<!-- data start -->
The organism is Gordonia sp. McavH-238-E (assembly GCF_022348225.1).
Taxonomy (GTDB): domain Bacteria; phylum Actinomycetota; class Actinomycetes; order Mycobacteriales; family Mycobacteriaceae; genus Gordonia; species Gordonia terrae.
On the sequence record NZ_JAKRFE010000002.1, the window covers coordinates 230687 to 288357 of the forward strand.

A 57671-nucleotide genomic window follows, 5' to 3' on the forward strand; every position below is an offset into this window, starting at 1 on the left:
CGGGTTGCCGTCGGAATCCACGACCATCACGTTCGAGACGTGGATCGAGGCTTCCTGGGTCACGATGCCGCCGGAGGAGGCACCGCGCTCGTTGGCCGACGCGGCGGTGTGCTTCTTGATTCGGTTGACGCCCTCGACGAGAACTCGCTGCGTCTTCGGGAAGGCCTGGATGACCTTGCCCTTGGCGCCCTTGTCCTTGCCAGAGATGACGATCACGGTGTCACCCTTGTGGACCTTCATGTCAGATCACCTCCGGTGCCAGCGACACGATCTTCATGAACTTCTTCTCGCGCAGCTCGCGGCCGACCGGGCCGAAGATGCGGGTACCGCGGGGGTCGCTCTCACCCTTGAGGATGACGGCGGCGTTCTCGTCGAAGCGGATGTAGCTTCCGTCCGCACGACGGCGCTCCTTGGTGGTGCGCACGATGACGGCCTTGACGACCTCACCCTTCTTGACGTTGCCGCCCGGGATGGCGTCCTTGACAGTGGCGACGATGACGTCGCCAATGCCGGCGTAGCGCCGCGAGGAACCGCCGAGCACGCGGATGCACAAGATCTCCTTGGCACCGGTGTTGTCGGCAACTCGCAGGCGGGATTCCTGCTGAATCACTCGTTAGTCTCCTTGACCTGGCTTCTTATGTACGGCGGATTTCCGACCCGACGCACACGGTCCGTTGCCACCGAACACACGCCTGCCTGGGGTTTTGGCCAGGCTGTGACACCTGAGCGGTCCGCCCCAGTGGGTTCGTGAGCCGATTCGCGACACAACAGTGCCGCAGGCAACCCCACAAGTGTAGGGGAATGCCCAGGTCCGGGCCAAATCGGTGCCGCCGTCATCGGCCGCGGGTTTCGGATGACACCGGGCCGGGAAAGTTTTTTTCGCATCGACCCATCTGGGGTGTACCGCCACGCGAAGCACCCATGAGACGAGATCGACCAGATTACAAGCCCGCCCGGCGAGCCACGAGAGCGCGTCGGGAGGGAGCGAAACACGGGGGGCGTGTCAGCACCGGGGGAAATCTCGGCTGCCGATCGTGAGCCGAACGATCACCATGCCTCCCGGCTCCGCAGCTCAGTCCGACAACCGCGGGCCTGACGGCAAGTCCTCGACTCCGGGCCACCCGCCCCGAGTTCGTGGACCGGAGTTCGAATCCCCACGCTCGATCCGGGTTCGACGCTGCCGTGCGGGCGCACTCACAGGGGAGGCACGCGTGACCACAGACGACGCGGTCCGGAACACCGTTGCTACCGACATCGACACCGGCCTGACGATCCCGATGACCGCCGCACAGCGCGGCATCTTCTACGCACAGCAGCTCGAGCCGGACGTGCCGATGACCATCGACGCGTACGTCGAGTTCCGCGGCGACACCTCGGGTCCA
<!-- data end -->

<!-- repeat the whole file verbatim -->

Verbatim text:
The organism is Gordonia sp. McavH-238-E (assembly GCF_022348225.1).
Taxonomy (GTDB): domain Bacteria; phylum Actinomycetota; class Actinomycetes; order Mycobacteriales; family Mycobacteriaceae; genus Gordonia; species Gordonia terrae.
On the sequence record NZ_JAKRFE010000002.1, the window covers coordinates 230687 to 288357 of the forward strand.

A 57671-nucleotide genomic window follows, 5' to 3' on the forward strand; every position below is an offset into this window, starting at 1 on the left:
CGGGTTGCCGTCGGAATCCACGACCATCACGTTCGAGACGTGGATCGAGGCTTCCTGGGTCACGATGCCGCCGGAGGAGGCACCGCGCTCGTTGGCCGACGCGGCGGTGTGCTTCTTGATTCGGTTGACGCCCTCGACGAGAACTCGCTGCGTCTTCGGGAAGGCCTGGATGACCTTGCCCTTGGCGCCCTTGTCCTTGCCAGAGATGACGATCACGGTGTCACCCTTGTGGACCTTCATGTCAGATCACCTCCGGTGCCAGCGACACGATCTTCATGAACTTCTTCTCGCGCAGCTCGCGGCCGACCGGGCCGAAGATGCGGGTACCGCGGGGGTCGCTCTCACCCTTGAGGATGACGGCGGCGTTCTCGTCGAAGCGGATGTAGCTTCCGTCCGCACGACGGCGCTCCTTGGTGGTGCGCACGATGACGGCCTTGACGACCTCACCCTTCTTGACGTTGCCGCCCGGGATGGCGTCCTTGACAGTGGCGACGATGACGTCGCCAATGCCGGCGTAGCGCCGCGAGGAACCGCCGAGCACGCGGATGCACAAGATCTCCTTGGCACCGGTGTTGTCGGCAACTCGCAGGCGGGATTCCTGCTGAATCACTCGTTAGTCTCCTTGACCTGGCTTCTTATGTACGGCGGATTTCCGACCCGACGCACACGGTCCGTTGCCACCGAACACACGCCTGCCTGGGGTTTTGGCCAGGCTGTGACACCTGAGCGGTCCGCCCCAGTGGGTTCGTGAGCCGATTCGCGACACAACAGTGCCGCAGGCAACCCCACAAGTGTAGGGGAATGCCCAGGTCCGGGCCAAATCGGTGCCGCCGTCATCGGCCGCGGGTTTCGGATGACACCGGGCCGGGAAAGTTTTTTTCGCATCGACCCATCTGGGGTGTACCGCCACGCGAAGCACCCATGAGACGAGATCGACCAGATTACAAGCCCGCCCGGCGAGCCACGAGAGCGCGTCGGGAGGGAGCGAAACACGGGGGGCGTGTCAGCACCGGGGGAAATCTCGGCTGCCGATCGTGAGCCGAACGATCACCATGCCTCCCGGCTCCGCAGCTCAGTCCGACAACCGCGGGCCTGACGGCAAGTCCTCGACTCCGGGCCACCCGCCCCGAGTTCGTGGACCGGAGTTCGAATCCCCACGCTCGATCCGGGTTCGACGCTGCCGTGCGGGCGCACTCACAGGGGAGGCACGCGTGACCACAGACGACGCGGTCCGGAACACCGTTGCTACCGACATCGACACCGGCCTGACGATCCCGATGACCGCCGCACAGCGCGGCATCTTCTACGCACAGCAGCTCGAGCCGGACGTGCCGATGACCATCGACGCGTACGTCGAGTTCCGCGGCGACACCTCGGGTCCA